NEW YORK • "The earth is gold to farm," said Mr Dean Foster, who learnt to drive a tractor on his family's potato farm in Sagaponack before he was in kindergarten.
As a child, he never questioned going into the family business, which has been growing potatoes on Long Island for generations. "But now, we have an influx of people who realise this earth is gold to build on."
Last year, Sagaponack, a village in the Hamptons, was listed by Forbes as the second most expensive postal code in the country. Not great news for the humble potato farmer.
Brokers estimated the value of the Fosters' 61ha at more than US$100 million (S$139 million) this past summer.
That may seem like a gold strike, but it would have required them to give up the family's legacy. "Our land values have gone through the roof," Mr Foster's sister, Marilee, said. "And most of our adult lives, we've worried."
The answer to their problems has turned out to be vodka.
A law signed in 2014 has eased regulations on small-batch craft-beverage producers. It was a call to the hipsters who had been making bathtub gin, but it was also a call to farmers who had been searching for a way to survive.
"It opened the doors to one of the best value-added products you could bring forward," Mr Foster said, "and allowed us to step up the game."
He is betting the farm on Sagaponacka, the vodka produced in his new Sagaponack Farm Distillery.
Mr Foster has decided to shift his focus from the plate to the martini glass by developing a small-batch premium vodka made with Foster potatoes. He collaborated with Mr Matt Beamer, who has stood at the forefront of the craft beer movement in Utah. "Craft brewers changed the beer world in the last 30 years," Mr Beamer said.
For him, the appeal of the project is the story behind the vodka, which is usually made from grain and does not often have ingredients that distinguish one batch from another.
"The ingredients are unique to this place and have their own terroir," he said. "We're trying to capture Sagaponack."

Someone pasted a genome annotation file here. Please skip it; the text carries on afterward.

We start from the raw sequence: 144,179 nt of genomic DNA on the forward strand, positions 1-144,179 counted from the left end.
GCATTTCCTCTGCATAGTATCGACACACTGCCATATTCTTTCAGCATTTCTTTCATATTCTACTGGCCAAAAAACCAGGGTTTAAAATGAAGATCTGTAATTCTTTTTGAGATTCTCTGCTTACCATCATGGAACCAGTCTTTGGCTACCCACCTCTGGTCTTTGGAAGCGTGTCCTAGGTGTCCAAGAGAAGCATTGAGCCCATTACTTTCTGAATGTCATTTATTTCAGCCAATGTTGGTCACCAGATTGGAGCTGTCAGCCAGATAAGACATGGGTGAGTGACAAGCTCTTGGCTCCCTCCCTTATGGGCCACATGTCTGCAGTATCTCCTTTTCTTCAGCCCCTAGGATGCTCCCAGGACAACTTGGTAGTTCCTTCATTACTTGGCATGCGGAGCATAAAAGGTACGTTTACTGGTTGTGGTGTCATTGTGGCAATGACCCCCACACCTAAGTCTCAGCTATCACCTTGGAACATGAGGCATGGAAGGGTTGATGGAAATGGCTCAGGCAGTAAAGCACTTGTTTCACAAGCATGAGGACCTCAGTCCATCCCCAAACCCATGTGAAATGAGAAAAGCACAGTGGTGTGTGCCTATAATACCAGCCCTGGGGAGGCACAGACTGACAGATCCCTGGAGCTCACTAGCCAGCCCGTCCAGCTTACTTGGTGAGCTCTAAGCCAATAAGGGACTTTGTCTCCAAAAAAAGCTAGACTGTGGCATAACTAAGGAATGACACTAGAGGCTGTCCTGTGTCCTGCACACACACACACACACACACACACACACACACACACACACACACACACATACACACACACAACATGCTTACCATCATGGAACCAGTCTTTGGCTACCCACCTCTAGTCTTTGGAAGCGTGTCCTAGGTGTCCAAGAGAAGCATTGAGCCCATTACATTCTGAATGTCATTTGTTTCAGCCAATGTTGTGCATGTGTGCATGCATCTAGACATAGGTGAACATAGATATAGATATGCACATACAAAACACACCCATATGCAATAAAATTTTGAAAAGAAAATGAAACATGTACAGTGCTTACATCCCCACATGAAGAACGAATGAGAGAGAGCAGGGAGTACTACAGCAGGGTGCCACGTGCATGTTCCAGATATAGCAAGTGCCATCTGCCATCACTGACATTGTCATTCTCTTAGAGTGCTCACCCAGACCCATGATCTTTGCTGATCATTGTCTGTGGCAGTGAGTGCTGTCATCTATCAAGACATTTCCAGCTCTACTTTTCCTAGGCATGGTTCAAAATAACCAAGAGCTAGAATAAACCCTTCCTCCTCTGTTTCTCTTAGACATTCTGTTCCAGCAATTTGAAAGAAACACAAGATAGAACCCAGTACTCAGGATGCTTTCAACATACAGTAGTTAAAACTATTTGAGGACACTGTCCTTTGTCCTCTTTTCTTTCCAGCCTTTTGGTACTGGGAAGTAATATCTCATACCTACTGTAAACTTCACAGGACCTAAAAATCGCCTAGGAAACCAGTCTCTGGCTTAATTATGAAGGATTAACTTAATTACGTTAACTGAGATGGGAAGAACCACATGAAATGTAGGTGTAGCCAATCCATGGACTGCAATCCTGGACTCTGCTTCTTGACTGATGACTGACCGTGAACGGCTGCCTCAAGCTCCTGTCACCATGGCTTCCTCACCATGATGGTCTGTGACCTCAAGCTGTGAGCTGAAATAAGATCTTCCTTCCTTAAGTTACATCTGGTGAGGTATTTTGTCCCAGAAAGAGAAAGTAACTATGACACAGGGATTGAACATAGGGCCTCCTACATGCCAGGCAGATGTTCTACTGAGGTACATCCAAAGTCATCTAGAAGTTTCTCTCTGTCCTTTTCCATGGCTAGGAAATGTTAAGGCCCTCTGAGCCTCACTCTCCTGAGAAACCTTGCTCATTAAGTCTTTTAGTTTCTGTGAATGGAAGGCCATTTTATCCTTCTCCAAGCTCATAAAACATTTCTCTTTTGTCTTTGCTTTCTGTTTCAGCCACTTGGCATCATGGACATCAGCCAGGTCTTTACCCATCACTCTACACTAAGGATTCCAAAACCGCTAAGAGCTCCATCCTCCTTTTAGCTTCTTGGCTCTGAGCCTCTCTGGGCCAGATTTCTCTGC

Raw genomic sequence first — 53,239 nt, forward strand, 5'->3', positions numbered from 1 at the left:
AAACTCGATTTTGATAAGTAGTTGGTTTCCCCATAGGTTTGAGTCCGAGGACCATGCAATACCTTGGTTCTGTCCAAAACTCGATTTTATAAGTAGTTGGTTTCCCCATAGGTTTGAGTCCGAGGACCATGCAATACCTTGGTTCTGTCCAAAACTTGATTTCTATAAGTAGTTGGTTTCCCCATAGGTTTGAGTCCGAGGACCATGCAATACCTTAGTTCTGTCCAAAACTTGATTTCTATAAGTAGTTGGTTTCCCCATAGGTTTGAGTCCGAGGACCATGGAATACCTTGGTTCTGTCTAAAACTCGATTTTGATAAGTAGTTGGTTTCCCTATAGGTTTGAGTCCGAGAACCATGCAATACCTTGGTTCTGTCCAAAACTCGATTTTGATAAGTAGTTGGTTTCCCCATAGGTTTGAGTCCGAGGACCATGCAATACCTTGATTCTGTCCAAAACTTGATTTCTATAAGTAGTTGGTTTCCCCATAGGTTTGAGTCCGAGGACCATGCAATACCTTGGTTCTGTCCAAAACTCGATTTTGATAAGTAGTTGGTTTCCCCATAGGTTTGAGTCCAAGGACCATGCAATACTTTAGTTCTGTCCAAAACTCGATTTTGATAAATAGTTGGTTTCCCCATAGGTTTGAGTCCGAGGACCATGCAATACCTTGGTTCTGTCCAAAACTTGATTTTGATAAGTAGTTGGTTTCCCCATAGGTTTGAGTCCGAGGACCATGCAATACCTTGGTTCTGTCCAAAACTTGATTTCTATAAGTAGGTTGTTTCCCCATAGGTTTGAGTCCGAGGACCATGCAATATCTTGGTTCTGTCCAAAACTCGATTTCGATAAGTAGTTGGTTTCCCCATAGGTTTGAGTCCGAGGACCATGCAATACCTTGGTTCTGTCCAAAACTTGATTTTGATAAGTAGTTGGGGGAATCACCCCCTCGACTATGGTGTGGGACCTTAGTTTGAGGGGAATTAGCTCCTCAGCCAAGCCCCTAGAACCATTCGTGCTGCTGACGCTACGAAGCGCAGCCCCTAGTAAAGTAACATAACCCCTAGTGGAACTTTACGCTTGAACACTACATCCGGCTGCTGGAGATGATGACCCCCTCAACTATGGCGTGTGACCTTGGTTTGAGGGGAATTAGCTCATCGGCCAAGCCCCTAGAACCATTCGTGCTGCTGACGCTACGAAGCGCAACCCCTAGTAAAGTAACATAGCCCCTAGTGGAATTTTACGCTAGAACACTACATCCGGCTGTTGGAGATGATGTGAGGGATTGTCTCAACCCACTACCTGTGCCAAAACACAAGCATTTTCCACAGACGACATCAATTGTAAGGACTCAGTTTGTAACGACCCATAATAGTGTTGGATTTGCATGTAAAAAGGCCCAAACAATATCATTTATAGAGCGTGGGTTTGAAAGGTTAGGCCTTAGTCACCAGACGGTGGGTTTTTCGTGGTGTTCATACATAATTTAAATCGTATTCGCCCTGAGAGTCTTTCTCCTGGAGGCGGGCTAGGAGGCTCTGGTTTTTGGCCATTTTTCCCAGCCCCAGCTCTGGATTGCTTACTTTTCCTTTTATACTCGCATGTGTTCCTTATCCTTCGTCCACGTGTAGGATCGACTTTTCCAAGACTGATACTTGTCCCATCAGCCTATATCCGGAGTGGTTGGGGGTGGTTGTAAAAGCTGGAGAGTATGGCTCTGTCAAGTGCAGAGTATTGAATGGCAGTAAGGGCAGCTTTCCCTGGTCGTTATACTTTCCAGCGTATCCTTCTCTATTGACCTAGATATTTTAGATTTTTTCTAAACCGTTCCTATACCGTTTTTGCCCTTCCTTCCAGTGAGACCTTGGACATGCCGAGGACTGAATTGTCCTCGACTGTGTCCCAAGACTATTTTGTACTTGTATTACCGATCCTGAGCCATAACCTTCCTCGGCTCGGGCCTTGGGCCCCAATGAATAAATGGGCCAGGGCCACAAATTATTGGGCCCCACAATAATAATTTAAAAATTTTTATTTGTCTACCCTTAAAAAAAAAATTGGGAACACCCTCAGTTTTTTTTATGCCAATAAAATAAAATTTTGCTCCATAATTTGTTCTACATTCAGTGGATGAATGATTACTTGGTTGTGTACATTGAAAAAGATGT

Unlike the vast majority of distilleries in New York, which source ingredients from farms all over the state, Mr Foster and Mr Beamer are trying to gather all of their ingredients from Foster Farm, where their distillery is located. There, they have total control over the process - growing, harvesting, washing, peeling and then grinding the potatoes for distillation - on the property.
They opened their research and development distillery in May last year. The large still, a tower of gleaming copper, was completed this summer. Soon, it will start producing up to 70,000 gallons of saleable spirits a year. Mr Foster and Mr Beamer hope to have the tasting room open by next summer.
In the meantime, several restaurants and liquor stores in the city and in Long Island are eagerly awaiting the arrival of the vodka with the Sagaponack terroir.
Mr David Loewenberg, who owns three high-end Hamptons restaurants, is already brainstorming what cocktails will best suit the newest vodka on the block.
"I'm sure it will make an outrageous Bloody Mary," he said.
Last year, the Fosters grew 73ha of potatoes. This year, they grew 30ha. Next year, that number will dwindle to 8ha as they focus production on the distillery and a handful of restaurants, eliminating sales on the open market entirely.
The rest of their land will be turned to grain, which will be used to produce more strains of premium alcohol. Wheat, rye, barley, oats and corn will find a place in their soil.
"This is an effort to continue something we see value and purpose in," Ms Foster said. "We don't imagine stopping farming."